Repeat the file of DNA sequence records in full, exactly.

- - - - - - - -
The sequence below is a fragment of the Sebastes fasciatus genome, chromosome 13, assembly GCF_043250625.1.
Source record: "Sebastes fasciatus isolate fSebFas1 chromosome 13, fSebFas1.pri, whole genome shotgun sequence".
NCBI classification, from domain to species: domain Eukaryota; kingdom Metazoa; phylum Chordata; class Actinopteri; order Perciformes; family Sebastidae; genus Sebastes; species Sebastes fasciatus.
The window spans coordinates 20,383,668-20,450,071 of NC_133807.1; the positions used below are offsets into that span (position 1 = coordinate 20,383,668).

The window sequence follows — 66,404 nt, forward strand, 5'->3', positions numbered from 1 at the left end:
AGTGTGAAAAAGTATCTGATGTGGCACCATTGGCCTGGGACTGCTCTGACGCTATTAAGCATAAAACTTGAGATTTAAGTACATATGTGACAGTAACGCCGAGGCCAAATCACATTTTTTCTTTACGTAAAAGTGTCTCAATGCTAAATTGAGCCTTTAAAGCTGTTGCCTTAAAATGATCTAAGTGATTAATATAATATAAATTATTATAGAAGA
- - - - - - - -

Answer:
The sequence below is a fragment of the Sebastes fasciatus genome, chromosome 13, assembly GCF_043250625.1.
Source record: "Sebastes fasciatus isolate fSebFas1 chromosome 13, fSebFas1.pri, whole genome shotgun sequence".
NCBI classification, from domain to species: domain Eukaryota; kingdom Metazoa; phylum Chordata; class Actinopteri; order Perciformes; family Sebastidae; genus Sebastes; species Sebastes fasciatus.
The window spans coordinates 20,383,668-20,450,071 of NC_133807.1; the positions used below are offsets into that span (position 1 = coordinate 20,383,668).

The window sequence follows — 66,404 nt, forward strand, 5'->3', positions numbered from 1 at the left end:
AGTGTGAAAAAGTATCTGATGTGGCACCATTGGCCTGGGACTGCTCTGACGCTATTAAGCATAAAACTTGAGATTTAAGTACATATGTGACAGTAACGCCGAGGCCAAATCACATTTTTTCTTTACGTAAAAGTGTCTCAATGCTAAATTGAGCCTTTAAAGCTGTTGCCTTAAAATGATCTAAGTGATTAATATAATATAAATTATTATAGAAGA